* Prices to be linked to Henry Hub gas prices
* Kansai sees 30 pct saving compared with oil-linked prices
TOKYO, Nov 20 (Reuters) - Japanese utility Kansai Electric Power Co said it had agreed with a unit of oil major BP to buy 500,000 tonnes of liquefied natural gas (LNG) per year for 15 years from April 2017.
Kansai Electric said prices for the purchases from BP Singapore Pte Ltd would be linked to Henry Hub natural gas prices in the United States, likely the first time a Japanese company has signed a deal to buy long-term LNG based on natural gas prices.
Asia's energy-hungry nations having been trying hard to scrap oil-linked natural gas prices as the high cost of the fuel threatens economic growth.
Removing the link between gas prices and oil and moving to the so-called hub pricing would drastically cut the cost of importing natural gas, but producer countries like Qatar have long opposed such moves.
Due in part to Japan's need to scour the globe to fuel power stations as most of its nuclear plants have been closed since a massive earthquake last year, LNG is expensive in Asia at nearly four times the cost of U.S. natural gas where a shale oil and gas boom has driven down prices.
Osaka-based Kansai, Japan's second-biggest power provider, expects to cut LNG purchase costs by roughly 30 percent compared with long-term contracts that are linked to oil prices.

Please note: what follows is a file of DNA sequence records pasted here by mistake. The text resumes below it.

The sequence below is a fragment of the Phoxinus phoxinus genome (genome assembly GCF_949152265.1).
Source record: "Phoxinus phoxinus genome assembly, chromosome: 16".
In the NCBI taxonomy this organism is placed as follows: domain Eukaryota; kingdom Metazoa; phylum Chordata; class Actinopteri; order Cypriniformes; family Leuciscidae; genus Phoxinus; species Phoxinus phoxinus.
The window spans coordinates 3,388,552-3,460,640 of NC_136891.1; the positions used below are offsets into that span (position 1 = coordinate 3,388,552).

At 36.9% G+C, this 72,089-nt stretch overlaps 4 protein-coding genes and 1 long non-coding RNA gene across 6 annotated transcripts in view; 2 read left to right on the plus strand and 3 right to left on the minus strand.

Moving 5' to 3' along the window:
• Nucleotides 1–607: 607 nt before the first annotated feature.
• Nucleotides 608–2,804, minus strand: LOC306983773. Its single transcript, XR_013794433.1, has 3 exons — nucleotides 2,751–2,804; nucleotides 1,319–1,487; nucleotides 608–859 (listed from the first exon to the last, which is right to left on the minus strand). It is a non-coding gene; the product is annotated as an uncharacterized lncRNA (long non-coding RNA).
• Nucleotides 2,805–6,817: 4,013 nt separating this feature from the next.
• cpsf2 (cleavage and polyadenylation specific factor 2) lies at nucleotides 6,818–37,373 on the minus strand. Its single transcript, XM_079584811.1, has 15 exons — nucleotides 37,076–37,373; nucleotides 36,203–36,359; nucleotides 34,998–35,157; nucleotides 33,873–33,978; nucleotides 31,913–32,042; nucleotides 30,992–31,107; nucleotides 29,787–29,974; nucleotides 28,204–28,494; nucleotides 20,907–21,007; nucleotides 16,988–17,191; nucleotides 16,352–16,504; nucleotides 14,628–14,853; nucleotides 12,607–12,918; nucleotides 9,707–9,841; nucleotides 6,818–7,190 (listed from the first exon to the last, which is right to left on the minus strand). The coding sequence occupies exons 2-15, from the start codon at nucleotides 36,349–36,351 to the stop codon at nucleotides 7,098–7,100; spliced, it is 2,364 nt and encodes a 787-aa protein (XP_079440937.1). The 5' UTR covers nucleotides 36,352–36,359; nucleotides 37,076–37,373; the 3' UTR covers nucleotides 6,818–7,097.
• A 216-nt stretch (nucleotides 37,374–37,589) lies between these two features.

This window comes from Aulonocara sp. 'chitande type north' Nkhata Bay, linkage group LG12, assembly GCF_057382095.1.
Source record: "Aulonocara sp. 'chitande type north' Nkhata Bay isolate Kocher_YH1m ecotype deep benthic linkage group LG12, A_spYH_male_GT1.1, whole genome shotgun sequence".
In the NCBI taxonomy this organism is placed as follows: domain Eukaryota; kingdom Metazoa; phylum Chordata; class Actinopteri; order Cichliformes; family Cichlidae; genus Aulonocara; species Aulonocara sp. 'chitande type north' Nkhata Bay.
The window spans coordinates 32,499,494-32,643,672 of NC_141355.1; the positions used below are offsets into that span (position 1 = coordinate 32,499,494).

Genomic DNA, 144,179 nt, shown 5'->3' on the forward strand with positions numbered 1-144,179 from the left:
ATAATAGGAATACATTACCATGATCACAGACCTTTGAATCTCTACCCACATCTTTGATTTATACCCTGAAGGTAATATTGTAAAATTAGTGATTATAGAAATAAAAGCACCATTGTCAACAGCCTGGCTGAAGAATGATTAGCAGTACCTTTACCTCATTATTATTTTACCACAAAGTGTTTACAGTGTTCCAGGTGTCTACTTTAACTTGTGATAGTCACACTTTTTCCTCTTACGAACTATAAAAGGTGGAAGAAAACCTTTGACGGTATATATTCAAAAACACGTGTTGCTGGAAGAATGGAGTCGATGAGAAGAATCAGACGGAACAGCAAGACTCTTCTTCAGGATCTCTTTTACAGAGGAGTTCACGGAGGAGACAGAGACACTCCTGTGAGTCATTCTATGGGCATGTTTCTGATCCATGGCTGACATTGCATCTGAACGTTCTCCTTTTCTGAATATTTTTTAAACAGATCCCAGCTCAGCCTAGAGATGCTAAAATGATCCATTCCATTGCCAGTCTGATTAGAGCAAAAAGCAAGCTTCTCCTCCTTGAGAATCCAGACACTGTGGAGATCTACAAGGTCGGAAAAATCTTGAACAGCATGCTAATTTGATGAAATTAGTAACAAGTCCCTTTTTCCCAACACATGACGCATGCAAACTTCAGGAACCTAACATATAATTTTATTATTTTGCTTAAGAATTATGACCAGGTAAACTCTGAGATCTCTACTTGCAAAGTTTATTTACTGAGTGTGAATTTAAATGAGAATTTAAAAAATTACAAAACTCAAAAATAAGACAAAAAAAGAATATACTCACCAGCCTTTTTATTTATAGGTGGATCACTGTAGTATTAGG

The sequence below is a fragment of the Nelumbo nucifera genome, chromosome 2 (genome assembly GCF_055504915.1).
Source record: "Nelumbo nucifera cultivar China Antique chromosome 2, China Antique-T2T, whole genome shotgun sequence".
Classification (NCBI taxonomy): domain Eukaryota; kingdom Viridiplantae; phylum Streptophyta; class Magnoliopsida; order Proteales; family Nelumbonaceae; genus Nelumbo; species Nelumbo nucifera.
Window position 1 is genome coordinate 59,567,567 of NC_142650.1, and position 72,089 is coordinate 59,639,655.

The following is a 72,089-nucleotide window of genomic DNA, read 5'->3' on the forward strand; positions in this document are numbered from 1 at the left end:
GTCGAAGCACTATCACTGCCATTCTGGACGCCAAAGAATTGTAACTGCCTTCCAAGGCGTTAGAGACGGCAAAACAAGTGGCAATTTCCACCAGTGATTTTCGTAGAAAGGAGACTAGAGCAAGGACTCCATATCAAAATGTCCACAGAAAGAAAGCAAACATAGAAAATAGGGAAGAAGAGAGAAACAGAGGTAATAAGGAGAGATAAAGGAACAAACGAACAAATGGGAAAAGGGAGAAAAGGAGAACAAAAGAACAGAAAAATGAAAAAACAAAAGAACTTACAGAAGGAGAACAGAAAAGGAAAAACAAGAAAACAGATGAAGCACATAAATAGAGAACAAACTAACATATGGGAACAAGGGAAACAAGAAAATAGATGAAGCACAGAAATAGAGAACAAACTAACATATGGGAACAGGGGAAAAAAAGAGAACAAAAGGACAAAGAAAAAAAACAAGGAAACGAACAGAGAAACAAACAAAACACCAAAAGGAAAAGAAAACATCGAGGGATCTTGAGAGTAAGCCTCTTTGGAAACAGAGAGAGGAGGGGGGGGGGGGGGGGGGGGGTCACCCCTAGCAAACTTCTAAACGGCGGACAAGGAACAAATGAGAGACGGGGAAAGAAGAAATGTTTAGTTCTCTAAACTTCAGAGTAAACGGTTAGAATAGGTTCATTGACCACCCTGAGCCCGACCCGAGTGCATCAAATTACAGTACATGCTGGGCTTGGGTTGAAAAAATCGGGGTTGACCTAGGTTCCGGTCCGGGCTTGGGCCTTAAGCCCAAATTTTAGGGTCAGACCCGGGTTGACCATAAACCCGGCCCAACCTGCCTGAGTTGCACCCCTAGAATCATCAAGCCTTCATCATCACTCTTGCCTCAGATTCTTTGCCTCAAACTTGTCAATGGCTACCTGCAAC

Kansai said the super-chilled gas would be supplied from several LNG projects in places such as Egypt, as well as Trinidad and Tobago.
Asian liquefied natural gas (LNG) December spot prices stood at nearly $14 per million British thermal units (mmBtu), compared with U.S. natural gas prices of just over $3.70 per mmBtu.
Tokyo has been negotiating with Washington since last year to allow more shale gas projects to export LNG to Japan, which hopes to receive LNG shipped via the Panama Canal as early as 2015.
Chubu Electric Power, Tokyo Gas (Dusseldorf: 763660.DU - news) , Osaka Gas (Berlin: OSA.BE - news) Co and Sumitomo Corp (Other OTC: SSUMF.PK - news) have announced deals to buy U.S. shale gas, but formal U.S. government approval is required to export shale gas as LNG to Japan.